- Manages the Clinical Laboratory Improvement Advisory Committee (CLIAC)
CEO SUMMARY: Two toxicology lab companies accused of fraud are fighting to stay in business. In the case of Medicus Laboratories of Dallas, it is asking a federal judge to issue a temporary restraining order to prevent state and federal lab regulators from pulling its CLIA license. At Proove Biosciences of Irvine, Calif., following a
CEO SUMMARY: Advanced Pathology Associates, a 15-member private pathology group practice, had the distinction of generating data for the clinical study that Philips submitted to the Food and Drug Administration for review of its whole slide imaging system. Following the FDA’s decision to clear this system for sale earlier this month, and informed by their
NEWS STORIES ABOUT TWO DIFFERENT FEDERAL WHISTLEBLOWER CASES against lab companies provide a reminder that managers of every clinical laboratory and pathology group must be vigilant about compliance, because potential whistleblowers can emerge from the unlikeliest of places.
The first example involves Piedmont Pathology in Hickory, N.C. In May, it agreed to pay the federal government
AN INTERNAL MEDICINE PHYSICIAN who practiced in Yonkers, N.Y., is the latest physician to admit to taking bribes in connection with a laboratory test referral scheme that Biodiagnostic Laboratory Services LLC (BLS), of Parsippany, N.J., operated for years.
The physician, Ricky J. Sayegh, MD, 44, of Scarsdale, N.Y., pleaded guilty before U.S. District Judge Stanley R.
CEO SUMMARY: Last month’s lawsuit filed by Blue Cross Blue Shield of Mississippi against a small rural hospital in Mississippi and multiple defendant lab companies in Texas is the latest attempt by health insurers to rein the widespread fraud that threatens to overwhelm the pain management and toxicology sectors of healthcare. Increasingly, the nation’s community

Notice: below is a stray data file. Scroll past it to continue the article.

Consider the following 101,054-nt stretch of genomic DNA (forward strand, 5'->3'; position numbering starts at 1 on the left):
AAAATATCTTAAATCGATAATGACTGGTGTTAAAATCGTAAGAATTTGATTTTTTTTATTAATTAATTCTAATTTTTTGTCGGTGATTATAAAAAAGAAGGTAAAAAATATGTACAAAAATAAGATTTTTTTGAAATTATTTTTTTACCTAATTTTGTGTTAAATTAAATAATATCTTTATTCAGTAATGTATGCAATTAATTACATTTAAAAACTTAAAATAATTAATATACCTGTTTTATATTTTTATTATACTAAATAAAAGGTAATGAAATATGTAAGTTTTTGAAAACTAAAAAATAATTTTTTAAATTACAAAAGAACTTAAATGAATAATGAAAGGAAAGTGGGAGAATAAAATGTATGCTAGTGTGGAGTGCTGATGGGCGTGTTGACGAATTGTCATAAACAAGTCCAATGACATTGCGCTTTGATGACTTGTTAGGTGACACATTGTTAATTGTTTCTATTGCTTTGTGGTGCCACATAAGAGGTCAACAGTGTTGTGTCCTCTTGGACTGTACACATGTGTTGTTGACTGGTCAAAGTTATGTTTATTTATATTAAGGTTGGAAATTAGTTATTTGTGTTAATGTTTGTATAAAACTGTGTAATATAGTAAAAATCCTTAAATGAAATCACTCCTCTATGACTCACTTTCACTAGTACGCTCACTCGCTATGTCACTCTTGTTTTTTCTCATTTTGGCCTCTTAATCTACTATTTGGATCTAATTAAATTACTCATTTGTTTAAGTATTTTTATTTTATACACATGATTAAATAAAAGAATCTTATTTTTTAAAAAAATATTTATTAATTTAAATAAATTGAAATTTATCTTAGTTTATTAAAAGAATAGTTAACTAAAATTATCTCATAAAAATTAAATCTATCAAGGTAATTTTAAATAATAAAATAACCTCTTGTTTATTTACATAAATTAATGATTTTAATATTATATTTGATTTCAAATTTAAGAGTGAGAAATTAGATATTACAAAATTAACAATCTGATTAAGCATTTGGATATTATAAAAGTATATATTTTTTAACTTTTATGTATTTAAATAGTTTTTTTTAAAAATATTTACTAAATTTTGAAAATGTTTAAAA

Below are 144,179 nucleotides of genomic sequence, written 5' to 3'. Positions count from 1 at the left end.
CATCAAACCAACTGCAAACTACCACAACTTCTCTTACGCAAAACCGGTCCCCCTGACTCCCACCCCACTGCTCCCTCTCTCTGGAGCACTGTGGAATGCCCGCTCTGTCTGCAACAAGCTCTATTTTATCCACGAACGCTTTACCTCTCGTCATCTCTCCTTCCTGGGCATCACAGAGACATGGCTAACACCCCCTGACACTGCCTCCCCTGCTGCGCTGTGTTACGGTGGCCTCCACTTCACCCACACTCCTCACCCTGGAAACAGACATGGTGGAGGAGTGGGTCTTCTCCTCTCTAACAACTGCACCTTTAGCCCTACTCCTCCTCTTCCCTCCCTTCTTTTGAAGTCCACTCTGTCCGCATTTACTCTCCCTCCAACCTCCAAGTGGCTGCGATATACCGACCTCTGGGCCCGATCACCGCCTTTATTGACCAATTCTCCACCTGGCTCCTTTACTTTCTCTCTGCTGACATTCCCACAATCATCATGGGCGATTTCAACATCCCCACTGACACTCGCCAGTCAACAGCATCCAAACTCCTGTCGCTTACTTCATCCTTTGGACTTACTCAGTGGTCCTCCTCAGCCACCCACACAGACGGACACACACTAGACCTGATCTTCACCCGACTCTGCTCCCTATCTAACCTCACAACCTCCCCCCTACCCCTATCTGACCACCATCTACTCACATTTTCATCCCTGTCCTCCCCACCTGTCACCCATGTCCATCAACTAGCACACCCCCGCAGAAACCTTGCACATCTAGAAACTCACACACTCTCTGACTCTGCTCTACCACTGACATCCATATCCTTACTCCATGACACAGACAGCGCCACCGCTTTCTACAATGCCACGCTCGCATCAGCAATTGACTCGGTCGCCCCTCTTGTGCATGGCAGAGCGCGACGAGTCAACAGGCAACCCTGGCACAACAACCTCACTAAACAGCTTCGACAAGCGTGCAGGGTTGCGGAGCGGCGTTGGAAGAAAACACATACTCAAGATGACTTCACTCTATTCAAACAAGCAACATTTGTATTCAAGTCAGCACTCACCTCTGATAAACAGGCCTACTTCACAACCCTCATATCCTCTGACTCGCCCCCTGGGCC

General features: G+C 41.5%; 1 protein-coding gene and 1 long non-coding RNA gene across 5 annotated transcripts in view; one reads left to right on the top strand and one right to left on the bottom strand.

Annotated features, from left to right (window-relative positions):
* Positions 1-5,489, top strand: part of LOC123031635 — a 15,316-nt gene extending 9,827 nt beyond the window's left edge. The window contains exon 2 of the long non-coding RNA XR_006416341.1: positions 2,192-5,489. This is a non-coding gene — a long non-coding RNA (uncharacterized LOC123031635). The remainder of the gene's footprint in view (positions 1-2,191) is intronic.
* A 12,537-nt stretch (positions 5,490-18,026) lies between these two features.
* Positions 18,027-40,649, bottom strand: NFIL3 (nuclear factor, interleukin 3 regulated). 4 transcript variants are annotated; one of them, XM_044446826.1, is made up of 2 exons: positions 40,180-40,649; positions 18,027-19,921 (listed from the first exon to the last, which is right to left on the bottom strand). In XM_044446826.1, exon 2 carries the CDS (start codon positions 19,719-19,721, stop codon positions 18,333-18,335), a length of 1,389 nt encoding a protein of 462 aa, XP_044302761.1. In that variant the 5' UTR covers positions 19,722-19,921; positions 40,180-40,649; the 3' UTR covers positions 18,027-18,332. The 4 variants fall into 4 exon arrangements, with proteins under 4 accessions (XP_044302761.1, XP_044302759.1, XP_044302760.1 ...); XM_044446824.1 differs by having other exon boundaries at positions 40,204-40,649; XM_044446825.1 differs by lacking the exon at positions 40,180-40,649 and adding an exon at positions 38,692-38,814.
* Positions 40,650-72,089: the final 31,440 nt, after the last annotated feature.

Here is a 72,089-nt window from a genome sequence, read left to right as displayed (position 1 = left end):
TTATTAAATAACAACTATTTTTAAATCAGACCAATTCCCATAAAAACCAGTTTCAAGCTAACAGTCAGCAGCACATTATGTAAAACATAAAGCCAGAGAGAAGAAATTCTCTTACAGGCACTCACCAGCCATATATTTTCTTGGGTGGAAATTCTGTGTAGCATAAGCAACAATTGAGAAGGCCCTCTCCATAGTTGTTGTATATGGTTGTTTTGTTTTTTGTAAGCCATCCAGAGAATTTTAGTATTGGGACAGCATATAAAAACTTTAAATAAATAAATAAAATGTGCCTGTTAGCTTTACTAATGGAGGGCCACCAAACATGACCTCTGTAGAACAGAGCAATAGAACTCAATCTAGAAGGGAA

CEO SUMMARY: As one response to the FDA’s efforts to regulate laboratory-developed tests, some large labs and IVD manufacturers organized the Diagnostic Test Working Group. It has engaged with congressional officials to draft legislation that would establish a risk-based review of both laboratory-developed tests and in vitro diagnostic test kits, changing current regulatory protocols for
THERE’S A NEW BATTLE over laboratory-developed tests (LDTs) looming on Capitol Hill. In response to the FDA’s draft guidance to regulate LDTs, a bill has been proposed by two members of the house that would shape LDT regulations in different ways than proposed by the FDA.
The Diagnostic Accuracy and Innovation Act (DAIA) was made public
CEO SUMMARY: Last Thursday, the federal Centers for Medicare and Medicaid Services said it was extending the deadline for certain labs to report their private payer lab test prices by an additional 60 days, until May 30. Statements by CMS officials indicate that either or both the number of labs that reported and the volume
IT WAS NATIONAL NEWS RECENTLY when Quest Diagnostics Incorporated disclosed a security breach involving the protected health information (PHI) of 34,000 individual customers.
This episode is a reminder to clinical labs and pathology groups of the need to guard protected health information. In fact, as part of its compliance with federal law, it was Quest Diagnostics